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Key themes for housing associations in 2024

January 31, 2024


As housing associations (HAs) complete the 2024–2025 business planning cycle, it is an appropriate time to reflect on 2023 and consider the key treasury risks and opportunities facing the sector in in the coming year.

What happened in 2023

2023 proved to be a challenging year for the sector, with many HAs having to balance stakeholder obligations and financial performance. This resulted in a slowdown in new development for many, coupled with the reprofiling of investment in existing homes.

A high-inflationary environment combined with rent caps and non-deferrable capex led to weaker performance for most HAs. We saw a series of downgrades and revisions to outlooks from the ratings agencies on the back of this deterioration in ratios, particularly in the second half of the year. This affected both ends of the credit spectrum. There are now an increasing number of HAs occupying the A-/A3 and BBB+/Baa1 ratings bands, which will require more careful management by issuers given investor sensitivities in the lower half of investment grade.

Covenant pressure increased as both topline revenues and the cost base came under pressure, accelerating the shift to the EBITDA-only covenant tests to allow HAs to spend on important areas such as EPC and fire safety. Banks have accommodated this change throughout the year, particularly for new names.

Source: S&P, Moody's, Chatham Financial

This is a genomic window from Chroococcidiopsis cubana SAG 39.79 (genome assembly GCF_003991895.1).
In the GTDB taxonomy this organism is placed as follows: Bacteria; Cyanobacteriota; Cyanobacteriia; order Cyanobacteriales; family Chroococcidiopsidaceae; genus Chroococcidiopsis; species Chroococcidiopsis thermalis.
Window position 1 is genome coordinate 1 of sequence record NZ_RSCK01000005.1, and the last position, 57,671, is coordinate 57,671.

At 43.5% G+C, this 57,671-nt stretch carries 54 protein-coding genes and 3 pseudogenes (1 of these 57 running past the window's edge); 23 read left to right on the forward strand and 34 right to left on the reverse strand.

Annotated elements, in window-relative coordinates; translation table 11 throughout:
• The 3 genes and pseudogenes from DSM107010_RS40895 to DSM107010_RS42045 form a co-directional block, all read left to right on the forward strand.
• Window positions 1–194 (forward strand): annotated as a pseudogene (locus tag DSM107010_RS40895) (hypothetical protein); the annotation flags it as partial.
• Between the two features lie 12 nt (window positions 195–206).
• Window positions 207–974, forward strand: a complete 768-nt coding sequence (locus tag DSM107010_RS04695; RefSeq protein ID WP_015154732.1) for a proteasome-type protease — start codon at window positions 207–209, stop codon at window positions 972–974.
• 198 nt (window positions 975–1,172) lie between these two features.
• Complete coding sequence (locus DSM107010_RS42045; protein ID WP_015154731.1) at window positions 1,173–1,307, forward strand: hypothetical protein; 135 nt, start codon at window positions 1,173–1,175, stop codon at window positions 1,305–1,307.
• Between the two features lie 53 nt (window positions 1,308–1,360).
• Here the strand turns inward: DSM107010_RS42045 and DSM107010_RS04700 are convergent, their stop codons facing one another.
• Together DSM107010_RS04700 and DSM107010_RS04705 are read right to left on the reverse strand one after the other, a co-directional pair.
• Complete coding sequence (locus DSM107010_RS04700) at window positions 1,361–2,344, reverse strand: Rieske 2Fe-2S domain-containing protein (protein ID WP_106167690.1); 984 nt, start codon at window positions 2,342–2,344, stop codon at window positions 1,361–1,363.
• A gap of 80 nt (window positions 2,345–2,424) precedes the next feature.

Source: Source: S&P, Moody's, Chatham Financial

Most housing associations entered 2023 with reasonably high levels of fixed-rate debt. This fell significantly over the year due to a combination of difficult issuance conditions in the capital markets, high-fixed rates, and board reluctance to lock in to fixed-rate debt at what was perceived as the top of the rates cycle. Chatham saw more HAs operating with hedge ratios in the 50–80.00% range in 2023, down from 70–100.00% in prior years.

Heavier reliance on bank debt also shortened portfolio weighted average life, as lenders focused on the three-to-seven year maturity band (with some exceptions). Preference for shorter-tenor fixed-rate bank debt — where available — added to pressures on tenor. Chatham does not see this as a pressing concern for the sector yet, but given the general preference for longer-dated fixed-rate debt, we expect the tension between tenor, rate risk, and refinance risk to be a key talking point through 2024.

What we expect to see in the coming year

Return to capital markets

Investor appetite for housing association credits remains high while supply remains depressed relative to recent years.

In the public market, we have seen good secondary demand for HA names, which were a beneficiary of strong investor demand through December, reflecting trends in the wider sterling corporate bond market. While benchmarks gave up some of their gains at the beginning of 2024 and yields rose, spreads remained compressed for many of the larger, more liquid HA names. This is a good indication of investor support and is driving very positive issuance dynamics at the start of the new year.